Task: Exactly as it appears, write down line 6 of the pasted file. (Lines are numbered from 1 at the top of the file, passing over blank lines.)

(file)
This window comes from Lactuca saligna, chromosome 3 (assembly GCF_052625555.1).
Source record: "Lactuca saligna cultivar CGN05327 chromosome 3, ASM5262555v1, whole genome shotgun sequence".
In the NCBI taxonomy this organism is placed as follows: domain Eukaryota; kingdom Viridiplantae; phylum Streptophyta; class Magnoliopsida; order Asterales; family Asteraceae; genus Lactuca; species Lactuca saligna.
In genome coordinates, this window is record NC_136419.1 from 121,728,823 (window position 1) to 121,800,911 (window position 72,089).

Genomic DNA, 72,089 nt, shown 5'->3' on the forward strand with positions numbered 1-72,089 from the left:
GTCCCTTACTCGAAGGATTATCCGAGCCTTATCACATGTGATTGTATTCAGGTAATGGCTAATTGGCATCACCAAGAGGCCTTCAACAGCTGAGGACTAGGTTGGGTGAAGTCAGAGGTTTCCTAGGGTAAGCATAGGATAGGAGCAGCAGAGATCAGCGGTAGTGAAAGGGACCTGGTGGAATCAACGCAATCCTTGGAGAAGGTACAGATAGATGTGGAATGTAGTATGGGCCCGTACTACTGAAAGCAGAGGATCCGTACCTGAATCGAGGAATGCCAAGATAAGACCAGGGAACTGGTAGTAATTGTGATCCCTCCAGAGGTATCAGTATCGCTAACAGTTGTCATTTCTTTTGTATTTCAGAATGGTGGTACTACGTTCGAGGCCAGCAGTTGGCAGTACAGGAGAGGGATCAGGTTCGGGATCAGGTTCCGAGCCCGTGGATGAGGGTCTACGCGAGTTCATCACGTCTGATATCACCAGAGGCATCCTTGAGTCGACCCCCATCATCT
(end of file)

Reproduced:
GTCCCTTACTCGAAGGATTATCCGAGCCTTATCACATGTGATTGTATTCAGGTAATGGCTAATTGGCATCACCAAGAGGCCTTCAACAGCTGAGGACTAGGTTGGGTGAAGTCAGAGGTTTCCTAGGGTAAGCATAGGATAGGAGCAGCAGAGATCAGCGGTAGTGAAAGGGACCTGGTGGAATCAACGCAATCCTTGGAGAAGGTACAGATAGATGTGGAATGTAGTATGGGCCCGTACTACTGAAAGCAGAGGATCCGTACCTGAATCGAGGAATGCCAAGATAAGACCAGGGAACTGGTAGTAATTGTGATCCCTCCAGAGGTATCAGTATCGCTAACAGTTGTCATTTCTTTTGTATTTCAGAATGGTGGTACTACGTTCGAGGCCAGCAGTTGGCAGTACAGGAGAGGGATCAGGTTCGGGATCAGGTTCCGAGCCCGTGGATGAGGGTCTACGCGAGTTCATCACGTCTGATATCACCAGAGGCATCCTTGAGTCGACCCCCATCATCT